Complaints

How to make an adult social care complaint

It is important that individuals give feedback about their experiences of adult social care, so that we know what we are doing well and where we need to improve.

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You don’t need to make a formal complaint to comment on your experiences. Feedback can be positive, negative or neutral. Compliments and comments are just as important as complaints.

A complaint can cover any concerns you have about a service or member of staff that have not met the standard you would expect.

The Adult Social Care Statutory Complaints Procedure explains how we handle complaints. The procedure is different from the complaints procedure for the rest of Cornwall Council. 

If you're unhappy with a social care service, it's often worthwhile discussing your concerns early on with the provider of the service, as they may be able to sort the issue out quickly.  Most problems can be dealt with at this stage, but in some cases you may feel more comfortable speaking to someone not directly involved in your care.

Complaints should normally be made within 12 months of an incident or of the matter coming to your attention. This time limit can be extended provided you have good reasons for not making the complaint sooner and it's possible to complete a fair investigation.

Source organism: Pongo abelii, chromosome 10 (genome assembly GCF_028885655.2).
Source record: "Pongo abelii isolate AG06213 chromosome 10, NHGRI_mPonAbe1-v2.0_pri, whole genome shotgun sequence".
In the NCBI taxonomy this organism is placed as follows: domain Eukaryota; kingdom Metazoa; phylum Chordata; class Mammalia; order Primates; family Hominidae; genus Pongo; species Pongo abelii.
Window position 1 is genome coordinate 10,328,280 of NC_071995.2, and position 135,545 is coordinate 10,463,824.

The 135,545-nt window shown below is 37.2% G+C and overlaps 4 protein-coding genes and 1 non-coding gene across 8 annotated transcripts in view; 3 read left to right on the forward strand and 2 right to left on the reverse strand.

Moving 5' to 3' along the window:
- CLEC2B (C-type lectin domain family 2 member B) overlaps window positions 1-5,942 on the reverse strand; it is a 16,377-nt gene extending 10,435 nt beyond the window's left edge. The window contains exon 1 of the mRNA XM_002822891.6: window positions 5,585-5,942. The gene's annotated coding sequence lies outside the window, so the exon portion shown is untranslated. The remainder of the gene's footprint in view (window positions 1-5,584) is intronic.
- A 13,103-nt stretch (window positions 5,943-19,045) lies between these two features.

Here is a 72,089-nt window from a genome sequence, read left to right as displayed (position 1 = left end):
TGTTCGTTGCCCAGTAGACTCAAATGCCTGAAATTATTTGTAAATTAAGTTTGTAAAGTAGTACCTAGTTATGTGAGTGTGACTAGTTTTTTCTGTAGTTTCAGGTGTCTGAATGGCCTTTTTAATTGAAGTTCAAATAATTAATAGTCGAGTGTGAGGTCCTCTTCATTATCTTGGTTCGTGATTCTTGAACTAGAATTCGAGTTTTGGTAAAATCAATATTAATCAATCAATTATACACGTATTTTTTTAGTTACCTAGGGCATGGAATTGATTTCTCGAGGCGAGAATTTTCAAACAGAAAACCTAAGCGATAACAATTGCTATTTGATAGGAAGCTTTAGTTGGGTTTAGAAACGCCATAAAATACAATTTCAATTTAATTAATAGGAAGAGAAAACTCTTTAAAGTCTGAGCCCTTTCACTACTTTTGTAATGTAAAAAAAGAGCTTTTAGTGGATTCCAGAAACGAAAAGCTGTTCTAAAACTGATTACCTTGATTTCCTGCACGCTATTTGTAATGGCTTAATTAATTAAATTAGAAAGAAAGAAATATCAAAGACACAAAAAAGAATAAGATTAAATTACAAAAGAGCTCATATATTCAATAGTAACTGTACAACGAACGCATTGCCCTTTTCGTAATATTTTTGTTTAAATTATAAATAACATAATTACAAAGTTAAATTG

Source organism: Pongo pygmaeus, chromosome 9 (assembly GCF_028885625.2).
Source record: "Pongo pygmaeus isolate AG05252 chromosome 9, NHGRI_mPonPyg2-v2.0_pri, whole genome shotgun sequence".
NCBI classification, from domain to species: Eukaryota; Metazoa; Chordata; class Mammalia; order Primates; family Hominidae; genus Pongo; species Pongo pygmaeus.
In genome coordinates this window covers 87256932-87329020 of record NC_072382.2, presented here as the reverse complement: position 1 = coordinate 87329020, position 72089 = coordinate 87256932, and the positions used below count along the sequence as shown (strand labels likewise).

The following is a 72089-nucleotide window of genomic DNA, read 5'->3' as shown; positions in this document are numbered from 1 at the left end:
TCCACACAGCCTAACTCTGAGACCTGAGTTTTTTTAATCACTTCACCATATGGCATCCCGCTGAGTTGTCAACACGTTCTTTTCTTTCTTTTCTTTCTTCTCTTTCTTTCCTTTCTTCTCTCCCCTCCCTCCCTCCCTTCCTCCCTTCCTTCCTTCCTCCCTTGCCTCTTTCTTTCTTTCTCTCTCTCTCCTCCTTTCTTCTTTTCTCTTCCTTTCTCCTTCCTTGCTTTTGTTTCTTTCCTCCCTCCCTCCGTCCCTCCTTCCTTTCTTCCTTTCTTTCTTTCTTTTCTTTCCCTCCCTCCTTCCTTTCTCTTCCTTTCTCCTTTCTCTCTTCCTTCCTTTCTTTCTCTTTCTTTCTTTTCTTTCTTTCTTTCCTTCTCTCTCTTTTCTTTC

You can make a complaint verbally, in writing, or by email. If you make your complaint verbally, a record of your complaint will be made and you'll be provided with a written copy.

If you are complaining on behalf of someone else, we must have their permission to investigate the complaint. This needs to be in writing. Please contact us for details.

You can make a complaint to Adult Care and Support if we:

  • have done an assessment with you 
  • give you a service
  • give you a direct payment or individual budget

If you're unhappy with a care home or home care and your care is funded or arranged by adult social care, you may wish to raise the issues with the care provider in the first instance. But if you'd prefer not to do that, you can raise your concerns directly with us.

You don’t have to be alone when you make a complaint. You can choose someone you know to speak for you if you want to.

If you need help making your complaint, our complaints team can provide support.  Please contact us for details.

You should expect an acknowledgement and the offer of a discussion about the handling of your complaint within three working days of receiving your complaint.

If you accept, the discussion will cover the period within which a response to your complaint is likely to be sent – there's no set timeframe and this will depend on the nature of your complaint. If, in the end, the response is delayed for any reason, you will be kept informed.

The discussion may also include clarification of the details of your complaint and to establish your desired outcomes.  The local manager is responsible for investigating your complaint.

Once your complaint has been investigated, you'll receive a written response from the local manager. The response will set out the findings and, where appropriate, provide apologies and information about what's being done as a result of your complaint.

It will also include information about how the complaint has been handled and details of your right to take your complaint to the ombudsman.

You can contact the Local Government and Social Care Ombudsman at any time.  However, the Ombudsman will usually recommend that you go through our complaints procedure first.